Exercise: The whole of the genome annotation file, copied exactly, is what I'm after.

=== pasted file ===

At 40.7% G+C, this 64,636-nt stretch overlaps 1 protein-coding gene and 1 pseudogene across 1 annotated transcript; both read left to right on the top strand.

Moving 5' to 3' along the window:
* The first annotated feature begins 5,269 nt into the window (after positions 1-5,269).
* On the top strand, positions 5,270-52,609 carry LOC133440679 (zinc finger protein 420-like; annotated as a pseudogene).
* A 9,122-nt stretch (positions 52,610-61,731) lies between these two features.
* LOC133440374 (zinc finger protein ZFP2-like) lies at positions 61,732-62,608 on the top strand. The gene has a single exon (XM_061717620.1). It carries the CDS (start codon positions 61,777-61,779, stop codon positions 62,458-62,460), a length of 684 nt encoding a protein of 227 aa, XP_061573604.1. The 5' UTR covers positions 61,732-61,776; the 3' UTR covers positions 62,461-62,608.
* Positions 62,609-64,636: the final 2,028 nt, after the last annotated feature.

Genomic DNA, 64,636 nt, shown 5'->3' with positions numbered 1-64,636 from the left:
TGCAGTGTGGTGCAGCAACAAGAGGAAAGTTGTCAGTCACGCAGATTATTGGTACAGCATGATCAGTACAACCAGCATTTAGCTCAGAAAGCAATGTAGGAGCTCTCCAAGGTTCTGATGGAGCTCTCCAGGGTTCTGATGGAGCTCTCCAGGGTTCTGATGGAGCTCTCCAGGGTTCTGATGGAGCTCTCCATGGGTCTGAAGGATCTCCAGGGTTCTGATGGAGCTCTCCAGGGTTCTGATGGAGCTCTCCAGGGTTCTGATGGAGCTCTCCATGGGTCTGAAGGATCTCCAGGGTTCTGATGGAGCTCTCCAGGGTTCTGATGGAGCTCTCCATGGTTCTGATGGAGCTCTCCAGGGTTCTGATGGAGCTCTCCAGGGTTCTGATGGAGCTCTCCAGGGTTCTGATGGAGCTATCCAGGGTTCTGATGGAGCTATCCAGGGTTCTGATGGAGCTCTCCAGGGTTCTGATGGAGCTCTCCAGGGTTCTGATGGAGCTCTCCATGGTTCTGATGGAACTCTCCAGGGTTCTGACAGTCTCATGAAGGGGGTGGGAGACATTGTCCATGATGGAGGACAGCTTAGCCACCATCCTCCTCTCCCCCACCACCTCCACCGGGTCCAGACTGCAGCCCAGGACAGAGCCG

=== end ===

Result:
At 40.7% G+C, this 64,636-nt stretch overlaps 1 protein-coding gene and 1 pseudogene across 1 annotated transcript; both read left to right on the top strand.

Moving 5' to 3' along the window:
* The first annotated feature begins 5,269 nt into the window (after positions 1-5,269).
* On the top strand, positions 5,270-52,609 carry LOC133440679 (zinc finger protein 420-like; annotated as a pseudogene).
* A 9,122-nt stretch (positions 52,610-61,731) lies between these two features.
* LOC133440374 (zinc finger protein ZFP2-like) lies at positions 61,732-62,608 on the top strand. The gene has a single exon (XM_061717620.1). It carries the CDS (start codon positions 61,777-61,779, stop codon positions 62,458-62,460), a length of 684 nt encoding a protein of 227 aa, XP_061573604.1. The 5' UTR covers positions 61,732-61,776; the 3' UTR covers positions 62,461-62,608.
* Positions 62,609-64,636: the final 2,028 nt, after the last annotated feature.

Genomic DNA, 64,636 nt, shown 5'->3' with positions numbered 1-64,636 from the left:
TGCAGTGTGGTGCAGCAACAAGAGGAAAGTTGTCAGTCACGCAGATTATTGGTACAGCATGATCAGTACAACCAGCATTTAGCTCAGAAAGCAATGTAGGAGCTCTCCAAGGTTCTGATGGAGCTCTCCAGGGTTCTGATGGAGCTCTCCAGGGTTCTGATGGAGCTCTCCAGGGTTCTGATGGAGCTCTCCATGGGTCTGAAGGATCTCCAGGGTTCTGATGGAGCTCTCCAGGGTTCTGATGGAGCTCTCCAGGGTTCTGATGGAGCTCTCCATGGGTCTGAAGGATCTCCAGGGTTCTGATGGAGCTCTCCAGGGTTCTGATGGAGCTCTCCATGGTTCTGATGGAGCTCTCCAGGGTTCTGATGGAGCTCTCCAGGGTTCTGATGGAGCTCTCCAGGGTTCTGATGGAGCTATCCAGGGTTCTGATGGAGCTATCCAGGGTTCTGATGGAGCTCTCCAGGGTTCTGATGGAGCTCTCCAGGGTTCTGATGGAGCTCTCCATGGTTCTGATGGAACTCTCCAGGGTTCTGACAGTCTCATGAAGGGGGTGGGAGACATTGTCCATGATGGAGGACAGCTTAGCCACCATCCTCCTCTCCCCCACCACCTCCACCGGGTCCAGACTGCAGCCCAGGACAGAGCCG